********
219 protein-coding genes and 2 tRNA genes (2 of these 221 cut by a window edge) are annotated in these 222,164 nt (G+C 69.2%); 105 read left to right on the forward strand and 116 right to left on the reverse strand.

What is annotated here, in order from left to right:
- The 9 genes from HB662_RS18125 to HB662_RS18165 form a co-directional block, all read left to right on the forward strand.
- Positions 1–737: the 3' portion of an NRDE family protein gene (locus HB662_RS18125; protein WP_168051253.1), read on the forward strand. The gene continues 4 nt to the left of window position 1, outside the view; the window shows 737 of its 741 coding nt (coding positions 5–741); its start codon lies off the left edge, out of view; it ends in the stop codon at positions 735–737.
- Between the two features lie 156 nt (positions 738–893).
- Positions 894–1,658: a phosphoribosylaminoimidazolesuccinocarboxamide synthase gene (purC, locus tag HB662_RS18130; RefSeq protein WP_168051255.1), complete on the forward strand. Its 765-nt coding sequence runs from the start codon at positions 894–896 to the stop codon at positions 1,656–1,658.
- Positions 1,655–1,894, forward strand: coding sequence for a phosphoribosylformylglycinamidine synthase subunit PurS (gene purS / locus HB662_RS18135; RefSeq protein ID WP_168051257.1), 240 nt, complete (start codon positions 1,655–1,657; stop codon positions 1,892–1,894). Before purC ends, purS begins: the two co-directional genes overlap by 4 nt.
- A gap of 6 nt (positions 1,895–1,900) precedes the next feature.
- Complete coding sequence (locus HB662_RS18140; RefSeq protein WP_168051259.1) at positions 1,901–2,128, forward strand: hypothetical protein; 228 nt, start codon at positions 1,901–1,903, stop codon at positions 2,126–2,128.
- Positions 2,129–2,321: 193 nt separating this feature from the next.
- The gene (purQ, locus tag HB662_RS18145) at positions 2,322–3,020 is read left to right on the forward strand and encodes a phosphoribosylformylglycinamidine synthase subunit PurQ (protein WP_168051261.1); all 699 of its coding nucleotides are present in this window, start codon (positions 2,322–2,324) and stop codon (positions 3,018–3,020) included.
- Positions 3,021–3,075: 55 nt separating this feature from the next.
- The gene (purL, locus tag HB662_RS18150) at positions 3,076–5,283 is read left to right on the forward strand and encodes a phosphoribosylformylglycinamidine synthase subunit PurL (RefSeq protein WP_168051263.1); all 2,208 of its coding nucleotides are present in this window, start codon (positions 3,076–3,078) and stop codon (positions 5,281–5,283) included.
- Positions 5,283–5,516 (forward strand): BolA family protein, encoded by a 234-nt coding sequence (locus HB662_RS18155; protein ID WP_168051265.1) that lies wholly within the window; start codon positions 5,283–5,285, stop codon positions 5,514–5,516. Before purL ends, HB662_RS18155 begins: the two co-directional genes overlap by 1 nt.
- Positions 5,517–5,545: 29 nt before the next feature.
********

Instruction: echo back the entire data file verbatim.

219 protein-coding genes and 2 tRNA genes (2 of these 221 cut by a window edge) are annotated in these 222,164 nt (G+C 69.2%); 105 read left to right on the forward strand and 116 right to left on the reverse strand.

What is annotated here, in order from left to right:
- The 9 genes from HB662_RS18125 to HB662_RS18165 form a co-directional block, all read left to right on the forward strand.
- Positions 1–737: the 3' portion of an NRDE family protein gene (locus HB662_RS18125; protein WP_168051253.1), read on the forward strand. The gene continues 4 nt to the left of window position 1, outside the view; the window shows 737 of its 741 coding nt (coding positions 5–741); its start codon lies off the left edge, out of view; it ends in the stop codon at positions 735–737.
- Between the two features lie 156 nt (positions 738–893).
- Positions 894–1,658: a phosphoribosylaminoimidazolesuccinocarboxamide synthase gene (purC, locus tag HB662_RS18130; RefSeq protein WP_168051255.1), complete on the forward strand. Its 765-nt coding sequence runs from the start codon at positions 894–896 to the stop codon at positions 1,656–1,658.
- Positions 1,655–1,894, forward strand: coding sequence for a phosphoribosylformylglycinamidine synthase subunit PurS (gene purS / locus HB662_RS18135; RefSeq protein ID WP_168051257.1), 240 nt, complete (start codon positions 1,655–1,657; stop codon positions 1,892–1,894). Before purC ends, purS begins: the two co-directional genes overlap by 4 nt.
- A gap of 6 nt (positions 1,895–1,900) precedes the next feature.
- Complete coding sequence (locus HB662_RS18140; RefSeq protein WP_168051259.1) at positions 1,901–2,128, forward strand: hypothetical protein; 228 nt, start codon at positions 1,901–1,903, stop codon at positions 2,126–2,128.
- Positions 2,129–2,321: 193 nt separating this feature from the next.
- The gene (purQ, locus tag HB662_RS18145) at positions 2,322–3,020 is read left to right on the forward strand and encodes a phosphoribosylformylglycinamidine synthase subunit PurQ (protein WP_168051261.1); all 699 of its coding nucleotides are present in this window, start codon (positions 2,322–2,324) and stop codon (positions 3,018–3,020) included.
- Positions 3,021–3,075: 55 nt separating this feature from the next.
- The gene (purL, locus tag HB662_RS18150) at positions 3,076–5,283 is read left to right on the forward strand and encodes a phosphoribosylformylglycinamidine synthase subunit PurL (RefSeq protein WP_168051263.1); all 2,208 of its coding nucleotides are present in this window, start codon (positions 3,076–3,078) and stop codon (positions 5,281–5,283) included.
- Positions 5,283–5,516 (forward strand): BolA family protein, encoded by a 234-nt coding sequence (locus HB662_RS18155; protein ID WP_168051265.1) that lies wholly within the window; start codon positions 5,283–5,285, stop codon positions 5,514–5,516. Before purL ends, HB662_RS18155 begins: the two co-directional genes overlap by 1 nt.
- Positions 5,517–5,545: 29 nt before the next feature.